See Examination Board BMT-BME

How to write an effective letter

FORMAT

Below an example of a format of a request letter is given.

Note: the text of the model letter is quite brief.  Most appeal and request letters often require at least one page for the motivation of the request.

Samuel Student
s1234567
s.student@student.utwente.nl

February 20, 2019

Examination Board BMT-BME

Subject: Request for extra re-sit Calculus 2

Dear members of the Examination Board BMT-BME,

I am writing to request access to the extra re-sit (Q3) for the test “Calculus” of the module Structuur en Organisatie van de Gezondheidszorg (202000859) on July 12.

I missed the re-sit of the test on January 23, because I flew to Bucharest on January 19 for my grandfather’s funeral and returned on January 26.  I uploaded copies of the airline receipt and the obituary.

By missing the re-sit I failed the module component and lack 3EC for a positive BSA. I would be devastated if missing the re-sit would mean I have to quit my study Biomedical Engineeringat the University of Twente where I feel so much in my place.

Thank you for taking the time to consider my request.  Please contact me by email or phone if you have any questions. 

Respectfully,
Sam Student

CONTENT AND TONE

While the appearance of a letter is important, the content and tone will determine whether the letter really does its job.  Review any relevant regulations (OER, Rules and Guidelines) and pay particular attention to what the decision-maker needs to know to consider an appeal or request.  That is the information which should be included in your letter.

OPENING STATEMENT

The first sentence or two should state the purpose of the letter clearly.

I am writing to request an extra re-sit (Q3) for the test “Healthlaw” of the module Logistics in Health (2019123456)

I am writing to request an extension of the validity of the results (Q3) of the tests “Programming Theory” and “Design Theory” of the module Technology and Health (2019123456)

BE FACTUAL

Include factual detail but avoid dramatizing the situation.

In late October I was diagnosed with tonsillitis. I was sick for over a week and missed most of my tests.

NOT In late October after feeling really sick for a few days, I finally dragged myself to General Practitioner…

BE SPECIFIC

If an appeal or request depends on particular facts which the decision-maker will want to verify, be specific.

I missed a test on January 23, because I flew to Bucharest on January 19 for my grandfather’s funeral and returned on January 26.  I enclose the airline receipt and can provide further corroboration if that would be helpful.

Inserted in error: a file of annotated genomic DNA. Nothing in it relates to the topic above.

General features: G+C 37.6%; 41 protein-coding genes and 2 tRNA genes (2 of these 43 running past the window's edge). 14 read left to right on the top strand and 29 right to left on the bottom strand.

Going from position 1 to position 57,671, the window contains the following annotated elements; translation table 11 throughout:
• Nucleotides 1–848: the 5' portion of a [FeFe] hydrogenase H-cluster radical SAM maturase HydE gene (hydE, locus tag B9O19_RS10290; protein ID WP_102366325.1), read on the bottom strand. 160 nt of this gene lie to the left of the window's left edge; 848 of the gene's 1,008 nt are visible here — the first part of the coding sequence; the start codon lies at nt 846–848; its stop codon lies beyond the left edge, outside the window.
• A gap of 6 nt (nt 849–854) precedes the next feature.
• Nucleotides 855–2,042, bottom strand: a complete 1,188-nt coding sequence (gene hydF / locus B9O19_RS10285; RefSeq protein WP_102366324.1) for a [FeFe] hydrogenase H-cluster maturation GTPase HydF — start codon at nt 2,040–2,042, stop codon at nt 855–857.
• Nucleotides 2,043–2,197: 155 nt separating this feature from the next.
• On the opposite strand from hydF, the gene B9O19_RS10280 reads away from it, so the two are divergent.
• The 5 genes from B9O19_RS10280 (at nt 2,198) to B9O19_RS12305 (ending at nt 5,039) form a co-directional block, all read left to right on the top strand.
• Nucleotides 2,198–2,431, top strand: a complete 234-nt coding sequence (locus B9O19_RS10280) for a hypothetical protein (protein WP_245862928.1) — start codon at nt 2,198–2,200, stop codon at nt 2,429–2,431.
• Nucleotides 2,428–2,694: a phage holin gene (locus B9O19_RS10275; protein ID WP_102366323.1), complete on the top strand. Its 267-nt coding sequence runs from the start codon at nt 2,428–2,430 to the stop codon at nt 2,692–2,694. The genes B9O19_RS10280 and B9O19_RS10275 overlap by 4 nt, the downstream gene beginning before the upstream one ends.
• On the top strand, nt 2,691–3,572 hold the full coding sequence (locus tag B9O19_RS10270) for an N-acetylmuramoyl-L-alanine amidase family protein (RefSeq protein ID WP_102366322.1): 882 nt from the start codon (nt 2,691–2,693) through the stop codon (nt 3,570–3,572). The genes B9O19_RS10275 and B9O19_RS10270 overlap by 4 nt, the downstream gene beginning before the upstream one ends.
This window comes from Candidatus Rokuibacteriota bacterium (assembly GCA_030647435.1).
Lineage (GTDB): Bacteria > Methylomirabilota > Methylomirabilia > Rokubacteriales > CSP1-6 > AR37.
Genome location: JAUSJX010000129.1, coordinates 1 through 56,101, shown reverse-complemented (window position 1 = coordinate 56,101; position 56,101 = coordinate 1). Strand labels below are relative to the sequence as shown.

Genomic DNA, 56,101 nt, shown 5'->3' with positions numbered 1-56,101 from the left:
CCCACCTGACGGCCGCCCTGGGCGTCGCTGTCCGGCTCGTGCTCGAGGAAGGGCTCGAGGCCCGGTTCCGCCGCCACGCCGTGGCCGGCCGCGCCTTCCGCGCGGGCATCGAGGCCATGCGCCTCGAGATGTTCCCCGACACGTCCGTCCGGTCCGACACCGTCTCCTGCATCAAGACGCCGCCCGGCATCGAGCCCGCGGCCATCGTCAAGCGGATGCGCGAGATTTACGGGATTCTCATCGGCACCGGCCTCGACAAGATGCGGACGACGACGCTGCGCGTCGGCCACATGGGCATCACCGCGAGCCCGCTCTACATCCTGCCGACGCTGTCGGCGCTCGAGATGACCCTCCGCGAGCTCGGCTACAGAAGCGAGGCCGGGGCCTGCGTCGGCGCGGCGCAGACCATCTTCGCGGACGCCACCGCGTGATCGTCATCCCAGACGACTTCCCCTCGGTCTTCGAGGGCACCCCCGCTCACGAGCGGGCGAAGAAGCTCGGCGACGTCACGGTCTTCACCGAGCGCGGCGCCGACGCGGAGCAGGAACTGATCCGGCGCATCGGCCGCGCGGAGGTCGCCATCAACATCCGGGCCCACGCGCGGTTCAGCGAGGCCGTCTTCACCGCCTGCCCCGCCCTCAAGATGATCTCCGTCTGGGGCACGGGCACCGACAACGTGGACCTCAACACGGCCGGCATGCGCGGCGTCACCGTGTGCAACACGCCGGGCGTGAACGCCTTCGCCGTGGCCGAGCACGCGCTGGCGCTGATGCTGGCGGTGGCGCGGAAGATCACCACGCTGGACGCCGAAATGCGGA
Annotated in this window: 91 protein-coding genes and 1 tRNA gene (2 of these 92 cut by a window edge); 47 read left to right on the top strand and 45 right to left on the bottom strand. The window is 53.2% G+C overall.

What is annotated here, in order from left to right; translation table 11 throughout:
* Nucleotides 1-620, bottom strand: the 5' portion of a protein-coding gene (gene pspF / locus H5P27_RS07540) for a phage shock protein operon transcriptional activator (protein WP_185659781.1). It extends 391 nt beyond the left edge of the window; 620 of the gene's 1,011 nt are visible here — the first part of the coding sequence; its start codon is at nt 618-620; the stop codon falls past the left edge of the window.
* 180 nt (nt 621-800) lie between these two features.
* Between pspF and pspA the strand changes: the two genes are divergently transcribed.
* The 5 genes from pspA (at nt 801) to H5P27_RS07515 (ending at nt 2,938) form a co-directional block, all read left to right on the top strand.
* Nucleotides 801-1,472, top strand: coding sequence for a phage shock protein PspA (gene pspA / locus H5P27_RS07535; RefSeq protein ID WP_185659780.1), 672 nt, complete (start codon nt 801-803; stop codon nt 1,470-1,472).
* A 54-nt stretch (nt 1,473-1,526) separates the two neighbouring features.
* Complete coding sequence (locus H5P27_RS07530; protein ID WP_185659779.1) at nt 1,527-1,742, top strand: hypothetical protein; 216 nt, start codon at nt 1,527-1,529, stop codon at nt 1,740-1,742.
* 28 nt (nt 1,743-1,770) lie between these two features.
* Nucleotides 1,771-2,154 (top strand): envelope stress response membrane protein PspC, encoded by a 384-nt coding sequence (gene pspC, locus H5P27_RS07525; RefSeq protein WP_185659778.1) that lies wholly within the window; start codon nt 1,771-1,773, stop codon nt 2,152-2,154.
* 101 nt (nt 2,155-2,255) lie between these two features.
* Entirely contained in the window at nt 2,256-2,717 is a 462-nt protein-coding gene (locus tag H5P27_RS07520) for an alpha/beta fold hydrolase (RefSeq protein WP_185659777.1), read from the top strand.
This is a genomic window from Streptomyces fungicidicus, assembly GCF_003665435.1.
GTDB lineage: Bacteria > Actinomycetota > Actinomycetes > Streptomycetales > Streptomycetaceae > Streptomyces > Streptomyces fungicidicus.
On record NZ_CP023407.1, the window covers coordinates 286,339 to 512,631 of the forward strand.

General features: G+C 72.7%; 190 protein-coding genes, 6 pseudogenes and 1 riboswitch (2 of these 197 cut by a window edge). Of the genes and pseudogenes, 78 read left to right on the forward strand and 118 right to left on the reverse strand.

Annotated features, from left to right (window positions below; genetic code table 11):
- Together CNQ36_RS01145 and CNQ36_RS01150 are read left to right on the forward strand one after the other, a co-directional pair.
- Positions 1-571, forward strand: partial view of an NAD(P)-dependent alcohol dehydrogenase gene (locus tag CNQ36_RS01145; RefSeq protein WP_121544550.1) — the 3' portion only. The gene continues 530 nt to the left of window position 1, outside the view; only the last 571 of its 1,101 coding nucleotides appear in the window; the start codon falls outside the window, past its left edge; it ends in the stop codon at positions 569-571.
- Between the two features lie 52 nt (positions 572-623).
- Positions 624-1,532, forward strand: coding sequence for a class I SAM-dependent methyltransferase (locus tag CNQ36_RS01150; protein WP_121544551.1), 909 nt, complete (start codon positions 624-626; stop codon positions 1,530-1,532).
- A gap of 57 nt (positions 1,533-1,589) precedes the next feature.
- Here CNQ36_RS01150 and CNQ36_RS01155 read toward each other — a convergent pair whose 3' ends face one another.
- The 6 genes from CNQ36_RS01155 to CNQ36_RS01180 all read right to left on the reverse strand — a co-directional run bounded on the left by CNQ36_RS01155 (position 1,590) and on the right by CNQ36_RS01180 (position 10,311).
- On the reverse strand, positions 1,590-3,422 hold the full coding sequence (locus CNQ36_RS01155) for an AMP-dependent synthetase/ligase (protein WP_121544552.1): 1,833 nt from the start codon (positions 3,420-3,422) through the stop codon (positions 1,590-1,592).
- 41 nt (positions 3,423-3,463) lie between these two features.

NOT  I had to attend a funeral out of town so I missed the test on January 23.

DOCUMENTATION

Include any documentation needed to substantiate your claims.

I have uploaded the medical statement form filled out by my general practitioner.

STICK TO THE POINT

Don’t clutter your letter with information or requests that have no essential connection to the main message.

DO NOT TRY TO MANIPULATE THE READER

Threatening, cajoling, begging, pleading, flattery, and making extravagant promises are manipulative and usually ineffective methods.

If you give me a chance to come back to the residence next year, I promise to work really hard, get rich, and donate a million dollars to the University…

HOW TO TALK ABOUT FEELINGS

It is tempting to overstate the case when something is important to us.  When feelings are a legitimate part of a message own the feeling, and state it as a fact.

When I saw my grade, I was very disappointed.

BE BRIEF

It is more work to write a good short letter than a long one.  Busy decision-makers appreciate the extra effort.

AVOID ERRORS

A letter will make a better impression if it is free of spelling and grammar mistakes and free of slang. BUT it is much more important to meet deadlines and state the purpose clearly than to submit a letter that is completely error-free.

KEEP COPIES

Until a matter is settled, keep copies of all letters sent or received, as well as relevant documents and forms.

*Adapted from San Diego State University, Office of the Student Ombudsman